Beach life: Lanzarote is a classic beach holiday destination, with everything you could need from soft, sandy beaches (some black, some golden) to warm, clean waters. Popular with beach lovers of all ages, there is a beach on Lanzarote for everyone. Water sports including surfing, windsurfing and kiteboarding are all on offer here, and the island’s beach towns are well equipped with beachfront amenities.
Volcanic landscapes: Lanzarote’s lunar-like landscape is admired by all who experience it, whether they are geology enthusiasts or not. There are a host of unique sights to explore from volcanic parks, to coastal paths, to underground caves.Art lovers: No man has made more of a mark on this island than the extraordinary artist, César Manrique. His spectacular creations can be found all over the island and are designed to highlight Lanzarote’s unique landscape. 

Timanfaya National Park

Timanfaya National Park is an area of striking, volcanic landscape. Barren and arid, it is a place of extreme drama and beauty. Home to the stunning Fire Mountain, steaming geysers, and miles of vast lava fields, Timanfaya is an eerie, yet beautiful, reminder of the earth’s power and a fascinating place for a day trip. The park has a few restaurants, one at the top of Fire Mountain, where food is cooked over the heat of the volcano. Visits must be arranged by coach trip.
Address: Ruta de los Volcanes, Lanzarote, Spain
Opening hours: Daily 9am- 5.45pm
Entry cost: Adult admission €9; children aged 7-12 years €4.50

Playa Papagayo

Playa Papagayo is a spacious stretch of white sandy beach, sheltered by tall cliffs and located on the southern tip of Lanzarote. Set within a natural park, the clear blue, calm waters attract many holidaymakers to enjoy sunbathing, swimming, snorkelling here. There is a coastal walk to reach the beach, but those who make the trip are rewarded with an unspoilt cove, gorgeous white sands, and stunning views. There is a small beach bar, but otherwise expect peace and quiet on the sands.  

Cueva de los Verdes (Cave of Green)

This popular and spectacular cave in the north of Lanzarote is a lava tube, part of a system of underground pipes (jameos) formed by the prehistoric eruptions of the nearby Mount La Corona volcano. The one-hour tour guides visitors through 2km of the cave system, using lights to add some theatre to the experience and bring the impressive rock formations to life. This is an underground adventure well-suited for all ages.
Address: 35520 Haría, Las Palmas, Spain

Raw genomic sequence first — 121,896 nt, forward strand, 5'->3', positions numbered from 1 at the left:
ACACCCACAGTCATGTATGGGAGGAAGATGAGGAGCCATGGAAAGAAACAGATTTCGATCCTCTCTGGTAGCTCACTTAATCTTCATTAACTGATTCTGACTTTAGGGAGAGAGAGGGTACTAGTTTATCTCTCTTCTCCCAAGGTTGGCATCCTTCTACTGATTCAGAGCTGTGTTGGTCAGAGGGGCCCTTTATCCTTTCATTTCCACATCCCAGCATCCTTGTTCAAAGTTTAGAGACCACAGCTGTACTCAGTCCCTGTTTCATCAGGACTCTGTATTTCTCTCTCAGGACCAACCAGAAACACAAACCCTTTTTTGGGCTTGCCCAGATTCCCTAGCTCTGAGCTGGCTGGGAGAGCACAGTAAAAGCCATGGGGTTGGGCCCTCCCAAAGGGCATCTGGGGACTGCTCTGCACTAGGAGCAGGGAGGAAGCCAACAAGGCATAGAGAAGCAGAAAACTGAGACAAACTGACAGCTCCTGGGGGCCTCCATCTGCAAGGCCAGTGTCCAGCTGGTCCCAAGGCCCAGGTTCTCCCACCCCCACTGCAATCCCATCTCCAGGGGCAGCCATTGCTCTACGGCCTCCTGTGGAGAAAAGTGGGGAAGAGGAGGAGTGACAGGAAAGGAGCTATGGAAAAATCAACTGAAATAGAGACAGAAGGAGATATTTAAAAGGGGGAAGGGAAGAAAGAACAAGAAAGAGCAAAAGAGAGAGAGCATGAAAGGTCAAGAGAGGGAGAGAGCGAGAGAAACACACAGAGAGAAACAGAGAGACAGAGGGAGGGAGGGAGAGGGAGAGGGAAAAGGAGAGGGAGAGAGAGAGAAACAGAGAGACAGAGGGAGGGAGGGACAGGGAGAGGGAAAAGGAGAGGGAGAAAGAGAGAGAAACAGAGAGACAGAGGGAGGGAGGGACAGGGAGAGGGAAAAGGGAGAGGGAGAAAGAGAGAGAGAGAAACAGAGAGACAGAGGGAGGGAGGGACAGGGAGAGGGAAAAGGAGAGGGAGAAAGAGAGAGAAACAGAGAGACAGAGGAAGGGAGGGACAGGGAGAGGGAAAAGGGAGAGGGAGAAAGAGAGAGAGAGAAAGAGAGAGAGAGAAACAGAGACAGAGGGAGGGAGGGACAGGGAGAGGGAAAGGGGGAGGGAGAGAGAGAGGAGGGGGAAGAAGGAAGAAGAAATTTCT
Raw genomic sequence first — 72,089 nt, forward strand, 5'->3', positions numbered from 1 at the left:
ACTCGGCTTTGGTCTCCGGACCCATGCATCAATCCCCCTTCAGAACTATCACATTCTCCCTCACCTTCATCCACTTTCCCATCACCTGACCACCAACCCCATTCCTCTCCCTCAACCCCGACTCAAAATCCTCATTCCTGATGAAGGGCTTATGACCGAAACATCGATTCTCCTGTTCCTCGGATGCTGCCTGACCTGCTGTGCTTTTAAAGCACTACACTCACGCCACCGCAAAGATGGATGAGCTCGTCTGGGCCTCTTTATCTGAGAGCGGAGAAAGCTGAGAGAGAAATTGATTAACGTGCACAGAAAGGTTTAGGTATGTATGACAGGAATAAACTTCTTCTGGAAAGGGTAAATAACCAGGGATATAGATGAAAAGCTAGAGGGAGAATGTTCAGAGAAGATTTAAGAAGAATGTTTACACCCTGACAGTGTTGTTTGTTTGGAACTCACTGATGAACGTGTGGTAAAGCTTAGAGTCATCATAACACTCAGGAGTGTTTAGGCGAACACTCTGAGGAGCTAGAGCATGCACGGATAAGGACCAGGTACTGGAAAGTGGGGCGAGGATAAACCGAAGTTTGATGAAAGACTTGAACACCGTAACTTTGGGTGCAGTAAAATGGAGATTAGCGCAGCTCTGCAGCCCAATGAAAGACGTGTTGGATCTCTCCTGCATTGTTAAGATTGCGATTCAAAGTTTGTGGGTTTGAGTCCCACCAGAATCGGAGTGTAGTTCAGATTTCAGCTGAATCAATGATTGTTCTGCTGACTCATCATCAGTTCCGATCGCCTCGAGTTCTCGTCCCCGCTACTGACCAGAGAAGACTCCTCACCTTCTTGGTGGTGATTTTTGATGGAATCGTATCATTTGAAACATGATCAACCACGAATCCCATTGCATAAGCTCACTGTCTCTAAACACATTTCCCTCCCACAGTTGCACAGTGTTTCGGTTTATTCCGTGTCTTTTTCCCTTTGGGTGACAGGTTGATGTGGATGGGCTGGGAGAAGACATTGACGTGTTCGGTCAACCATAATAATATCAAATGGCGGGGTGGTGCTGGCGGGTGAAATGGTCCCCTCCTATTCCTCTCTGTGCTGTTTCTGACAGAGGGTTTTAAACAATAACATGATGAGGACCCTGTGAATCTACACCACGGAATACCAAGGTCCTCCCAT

Opening hours: Daily 10am – 6pm
Entry cost: tours start at €9
Official website: http://www.turismolanzarote.com/en/centros-turisticos/cueva-de-los-verdes/1132

Rancho Texas Lanzarote

The two ever popular family attractions of animal park and water park are brought together at Rancho Texas Lanzarote to create one fantastic family day out. The large swimming pool area has slides and fun areas for all ages. The animals are housed in different areas around the park and include sea lions, reptiles, birds, and white tigers, to name but a few.  Canoe along the Indian lagoon, enjoy a pony ride, watch a sea lion show, or prospect for gold at the Gold Mine. This is an interesting and entertaining day out for visitors of all ages.
Address: Alcalde Cabrera Torres, s/n | Prolongacion calle Noruega, Puerto del Carmen, 35510 Puerto Del Carmen, Lanzarote, Spain
Opening hours: 9.30am – 5.30pm
Entry cost: Adult admission €22, children aged 2-14 €17
Official website: http://ranchotexaslanzarote.com/#_=_

Mirador del Rio

This spectacular viewpoint, located high in the Risco de Famara mountains in the north of the island, is one of César Manrique’s architectural creations. Designed to camouflage into the grey rock which surrounds it, this unusual building gives visitors the chance to take in the breath-taking views from its 400-metre-high perch. The magnificent views stretch all the way out to the ocean, and on a clear day, you can see as far as the neighbouring island of La Graciosa. There is a café serving food and beverages and a rooftop terrace, all to be enjoyed with the stunning views.
Address: Calle Rambla Medular, 15, 35500 Arrecife, Las Palmas, Spain
Opening hours: Open daily 10am – 5.45pm, 10am – 6.45pm July - September
Entry cost: Adults €9, children 7-12 €4.50
Official website: http://www.centrosturisticos.com/centros/CENTROS/published_en/DEFAULT/mirador_del_rio_2197.html#_=_

Have you been to Lanzarote recently? What are the must-do experiences that you'd suggest? Do you have tips on how to stretch that holiday budget a bit further or know of a hidden-gem that’s easy to miss?